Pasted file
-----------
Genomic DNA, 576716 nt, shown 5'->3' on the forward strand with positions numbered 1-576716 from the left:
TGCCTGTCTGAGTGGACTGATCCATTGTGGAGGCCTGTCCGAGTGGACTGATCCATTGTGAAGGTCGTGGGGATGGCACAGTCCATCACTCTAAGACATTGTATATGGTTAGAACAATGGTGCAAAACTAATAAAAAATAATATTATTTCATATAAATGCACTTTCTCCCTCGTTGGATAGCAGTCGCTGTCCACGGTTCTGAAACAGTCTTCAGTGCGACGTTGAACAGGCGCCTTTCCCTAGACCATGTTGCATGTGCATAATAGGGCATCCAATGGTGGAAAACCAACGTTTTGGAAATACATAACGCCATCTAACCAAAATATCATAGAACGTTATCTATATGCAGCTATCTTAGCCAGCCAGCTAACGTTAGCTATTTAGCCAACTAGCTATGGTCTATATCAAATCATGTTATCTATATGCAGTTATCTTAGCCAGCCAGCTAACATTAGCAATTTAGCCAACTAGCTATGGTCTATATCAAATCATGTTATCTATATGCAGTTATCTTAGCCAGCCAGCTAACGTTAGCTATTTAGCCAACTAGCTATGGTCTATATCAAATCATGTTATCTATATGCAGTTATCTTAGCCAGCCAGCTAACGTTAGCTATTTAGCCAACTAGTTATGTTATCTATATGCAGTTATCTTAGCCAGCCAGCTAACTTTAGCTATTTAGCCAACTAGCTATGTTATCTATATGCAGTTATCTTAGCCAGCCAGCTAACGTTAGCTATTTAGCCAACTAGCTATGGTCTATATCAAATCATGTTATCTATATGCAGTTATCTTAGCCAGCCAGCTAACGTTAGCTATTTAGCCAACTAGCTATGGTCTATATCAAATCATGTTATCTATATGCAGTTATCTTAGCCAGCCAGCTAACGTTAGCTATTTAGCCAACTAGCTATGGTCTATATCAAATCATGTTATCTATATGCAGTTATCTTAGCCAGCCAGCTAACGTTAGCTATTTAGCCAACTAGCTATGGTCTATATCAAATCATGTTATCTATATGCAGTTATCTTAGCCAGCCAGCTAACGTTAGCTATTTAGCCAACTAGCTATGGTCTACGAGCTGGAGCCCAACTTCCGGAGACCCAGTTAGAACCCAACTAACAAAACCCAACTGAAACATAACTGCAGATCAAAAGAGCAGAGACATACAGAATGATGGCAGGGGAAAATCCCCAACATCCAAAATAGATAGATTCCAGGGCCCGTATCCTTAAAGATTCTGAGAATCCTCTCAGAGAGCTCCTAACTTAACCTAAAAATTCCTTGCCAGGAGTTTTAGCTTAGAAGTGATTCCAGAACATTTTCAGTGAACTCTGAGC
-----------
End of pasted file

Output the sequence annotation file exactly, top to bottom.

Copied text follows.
Genomic DNA, 576716 nt, shown 5'->3' on the forward strand with positions numbered 1-576716 from the left:
TGCCTGTCTGAGTGGACTGATCCATTGTGGAGGCCTGTCCGAGTGGACTGATCCATTGTGAAGGTCGTGGGGATGGCACAGTCCATCACTCTAAGACATTGTATATGGTTAGAACAATGGTGCAAAACTAATAAAAAATAATATTATTTCATATAAATGCACTTTCTCCCTCGTTGGATAGCAGTCGCTGTCCACGGTTCTGAAACAGTCTTCAGTGCGACGTTGAACAGGCGCCTTTCCCTAGACCATGTTGCATGTGCATAATAGGGCATCCAATGGTGGAAAACCAACGTTTTGGAAATACATAACGCCATCTAACCAAAATATCATAGAACGTTATCTATATGCAGCTATCTTAGCCAGCCAGCTAACGTTAGCTATTTAGCCAACTAGCTATGGTCTATATCAAATCATGTTATCTATATGCAGTTATCTTAGCCAGCCAGCTAACATTAGCAATTTAGCCAACTAGCTATGGTCTATATCAAATCATGTTATCTATATGCAGTTATCTTAGCCAGCCAGCTAACGTTAGCTATTTAGCCAACTAGCTATGGTCTATATCAAATCATGTTATCTATATGCAGTTATCTTAGCCAGCCAGCTAACGTTAGCTATTTAGCCAACTAGTTATGTTATCTATATGCAGTTATCTTAGCCAGCCAGCTAACTTTAGCTATTTAGCCAACTAGCTATGTTATCTATATGCAGTTATCTTAGCCAGCCAGCTAACGTTAGCTATTTAGCCAACTAGCTATGGTCTATATCAAATCATGTTATCTATATGCAGTTATCTTAGCCAGCCAGCTAACGTTAGCTATTTAGCCAACTAGCTATGGTCTATATCAAATCATGTTATCTATATGCAGTTATCTTAGCCAGCCAGCTAACGTTAGCTATTTAGCCAACTAGCTATGGTCTATATCAAATCATGTTATCTATATGCAGTTATCTTAGCCAGCCAGCTAACGTTAGCTATTTAGCCAACTAGCTATGGTCTATATCAAATCATGTTATCTATATGCAGTTATCTTAGCCAGCCAGCTAACGTTAGCTATTTAGCCAACTAGCTATGGTCTACGAGCTGGAGCCCAACTTCCGGAGACCCAGTTAGAACCCAACTAACAAAACCCAACTGAAACATAACTGCAGATCAAAAGAGCAGAGACATACAGAATGATGGCAGGGGAAAATCCCCAACATCCAAAATAGATAGATTCCAGGGCCCGTATCCTTAAAGATTCTGAGAATCCTCTCAGAGAGCTCCTAACTTAACCTAAAAATTCCTTGCCAGGAGTTTTAGCTTAGAAGTGATTCCAGAACATTTTCAGTGAACTCTGAGC